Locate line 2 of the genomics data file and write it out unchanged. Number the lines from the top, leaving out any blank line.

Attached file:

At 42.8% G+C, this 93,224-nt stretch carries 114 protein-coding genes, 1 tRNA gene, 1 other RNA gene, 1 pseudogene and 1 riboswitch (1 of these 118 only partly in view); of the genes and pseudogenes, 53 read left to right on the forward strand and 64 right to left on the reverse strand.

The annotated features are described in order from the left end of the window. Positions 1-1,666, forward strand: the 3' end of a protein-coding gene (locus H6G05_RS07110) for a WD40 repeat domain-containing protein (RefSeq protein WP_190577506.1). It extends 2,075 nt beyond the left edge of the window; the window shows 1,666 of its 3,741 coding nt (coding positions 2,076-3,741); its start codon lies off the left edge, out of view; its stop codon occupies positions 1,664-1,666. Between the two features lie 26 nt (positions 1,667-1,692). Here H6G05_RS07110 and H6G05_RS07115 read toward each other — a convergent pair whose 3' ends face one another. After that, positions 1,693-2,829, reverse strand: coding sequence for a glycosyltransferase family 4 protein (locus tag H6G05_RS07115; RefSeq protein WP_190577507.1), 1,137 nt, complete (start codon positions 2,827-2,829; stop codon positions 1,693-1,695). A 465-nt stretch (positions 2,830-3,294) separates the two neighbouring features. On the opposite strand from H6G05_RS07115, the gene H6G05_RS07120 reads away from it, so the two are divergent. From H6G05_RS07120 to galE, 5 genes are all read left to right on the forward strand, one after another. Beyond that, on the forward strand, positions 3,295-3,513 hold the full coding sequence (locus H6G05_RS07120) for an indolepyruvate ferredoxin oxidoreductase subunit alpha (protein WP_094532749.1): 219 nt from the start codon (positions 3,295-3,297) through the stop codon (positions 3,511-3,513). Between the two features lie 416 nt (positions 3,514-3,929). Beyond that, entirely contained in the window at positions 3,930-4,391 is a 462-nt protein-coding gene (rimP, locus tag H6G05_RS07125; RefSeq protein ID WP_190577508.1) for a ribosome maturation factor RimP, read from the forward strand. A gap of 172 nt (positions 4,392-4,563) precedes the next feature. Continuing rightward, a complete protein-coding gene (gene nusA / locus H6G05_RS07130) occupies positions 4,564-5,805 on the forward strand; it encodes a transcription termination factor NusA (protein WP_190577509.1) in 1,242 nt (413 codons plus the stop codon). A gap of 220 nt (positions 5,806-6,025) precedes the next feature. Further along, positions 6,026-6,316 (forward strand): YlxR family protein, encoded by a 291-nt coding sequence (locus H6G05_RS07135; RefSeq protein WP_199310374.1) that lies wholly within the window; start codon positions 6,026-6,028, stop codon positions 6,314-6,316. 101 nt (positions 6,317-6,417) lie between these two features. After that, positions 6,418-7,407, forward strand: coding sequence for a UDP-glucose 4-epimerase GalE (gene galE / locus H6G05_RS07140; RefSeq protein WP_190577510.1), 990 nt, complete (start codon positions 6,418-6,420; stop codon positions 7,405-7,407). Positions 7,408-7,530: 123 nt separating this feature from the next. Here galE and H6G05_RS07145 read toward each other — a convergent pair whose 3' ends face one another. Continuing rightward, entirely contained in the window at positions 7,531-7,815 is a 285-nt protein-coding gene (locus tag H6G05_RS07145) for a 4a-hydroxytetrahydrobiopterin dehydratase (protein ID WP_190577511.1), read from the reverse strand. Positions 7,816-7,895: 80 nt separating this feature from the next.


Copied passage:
The annotated features are described in order from the left end of the window. Positions 1-1,666, forward strand: the 3' end of a protein-coding gene (locus H6G05_RS07110) for a WD40 repeat domain-containing protein (RefSeq protein WP_190577506.1). It extends 2,075 nt beyond the left edge of the window; the window shows 1,666 of its 3,741 coding nt (coding positions 2,076-3,741); its start codon lies off the left edge, out of view; its stop codon occupies positions 1,664-1,666. Between the two features lie 26 nt (positions 1,667-1,692). Here H6G05_RS07110 and H6G05_RS07115 read toward each other — a convergent pair whose 3' ends face one another. After that, positions 1,693-2,829, reverse strand: coding sequence for a glycosyltransferase family 4 protein (locus tag H6G05_RS07115; RefSeq protein WP_190577507.1), 1,137 nt, complete (start codon positions 2,827-2,829; stop codon positions 1,693-1,695). A 465-nt stretch (positions 2,830-3,294) separates the two neighbouring features. On the opposite strand from H6G05_RS07115, the gene H6G05_RS07120 reads away from it, so the two are divergent. From H6G05_RS07120 to galE, 5 genes are all read left to right on the forward strand, one after another. Beyond that, on the forward strand, positions 3,295-3,513 hold the full coding sequence (locus H6G05_RS07120) for an indolepyruvate ferredoxin oxidoreductase subunit alpha (protein WP_094532749.1): 219 nt from the start codon (positions 3,295-3,297) through the stop codon (positions 3,511-3,513). Between the two features lie 416 nt (positions 3,514-3,929). Beyond that, entirely contained in the window at positions 3,930-4,391 is a 462-nt protein-coding gene (rimP, locus tag H6G05_RS07125; RefSeq protein ID WP_190577508.1) for a ribosome maturation factor RimP, read from the forward strand. A gap of 172 nt (positions 4,392-4,563) precedes the next feature. Continuing rightward, a complete protein-coding gene (gene nusA / locus H6G05_RS07130) occupies positions 4,564-5,805 on the forward strand; it encodes a transcription termination factor NusA (protein WP_190577509.1) in 1,242 nt (413 codons plus the stop codon). A gap of 220 nt (positions 5,806-6,025) precedes the next feature. Further along, positions 6,026-6,316 (forward strand): YlxR family protein, encoded by a 291-nt coding sequence (locus H6G05_RS07135; RefSeq protein WP_199310374.1) that lies wholly within the window; start codon positions 6,026-6,028, stop codon positions 6,314-6,316. 101 nt (positions 6,317-6,417) lie between these two features. After that, positions 6,418-7,407, forward strand: coding sequence for a UDP-glucose 4-epimerase GalE (gene galE / locus H6G05_RS07140; RefSeq protein WP_190577510.1), 990 nt, complete (start codon positions 6,418-6,420; stop codon positions 7,405-7,407). Positions 7,408-7,530: 123 nt separating this feature from the next. Here galE and H6G05_RS07145 read toward each other — a convergent pair whose 3' ends face one another. Continuing rightward, entirely contained in the window at positions 7,531-7,815 is a 285-nt protein-coding gene (locus tag H6G05_RS07145) for a 4a-hydroxytetrahydrobiopterin dehydratase (protein ID WP_190577511.1), read from the reverse strand. Positions 7,816-7,895: 80 nt separating this feature from the next.